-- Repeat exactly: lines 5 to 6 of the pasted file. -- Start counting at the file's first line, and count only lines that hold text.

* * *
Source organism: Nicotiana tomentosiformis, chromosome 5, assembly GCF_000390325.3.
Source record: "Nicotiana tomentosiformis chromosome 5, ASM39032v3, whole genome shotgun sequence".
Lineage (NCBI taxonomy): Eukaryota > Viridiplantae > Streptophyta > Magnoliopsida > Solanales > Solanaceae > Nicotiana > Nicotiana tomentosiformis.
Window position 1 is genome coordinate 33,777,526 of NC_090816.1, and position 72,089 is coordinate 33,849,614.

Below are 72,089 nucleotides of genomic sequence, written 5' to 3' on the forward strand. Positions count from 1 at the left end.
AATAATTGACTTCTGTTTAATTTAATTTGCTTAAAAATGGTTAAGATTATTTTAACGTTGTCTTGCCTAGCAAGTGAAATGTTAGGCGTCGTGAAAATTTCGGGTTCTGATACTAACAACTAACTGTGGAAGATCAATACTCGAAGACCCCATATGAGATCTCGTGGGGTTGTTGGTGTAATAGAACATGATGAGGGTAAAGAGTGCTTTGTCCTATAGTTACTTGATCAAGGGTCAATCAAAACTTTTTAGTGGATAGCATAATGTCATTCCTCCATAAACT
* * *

Below are 72,089 nucleotides of genomic sequence, written 5' to 3' on the forward strand. Positions count from 1 at the left end.
AATAATTGACTTCTGTTTAATTTAATTTGCTTAAAAATGGTTAAGATTATTTTAACGTTGTCTTGCCTAGCAAGTGAAATGTTAGGCGTCGTGAAAATTTCGGGTTCTGATACTAACAACTAACTGTGGAAGATCAATACTCGAAGACCCCATATGAGATCTCGTGGGGTTGTTGGTGTAATAGAACATGATGAGGGTAAAGAGTGCTTTGTCCTATAGTTACTTGATCAAGGGTCAATCAAAACTTTTTAGTGGATAGCATAATGTCATTCCTCCATAAACT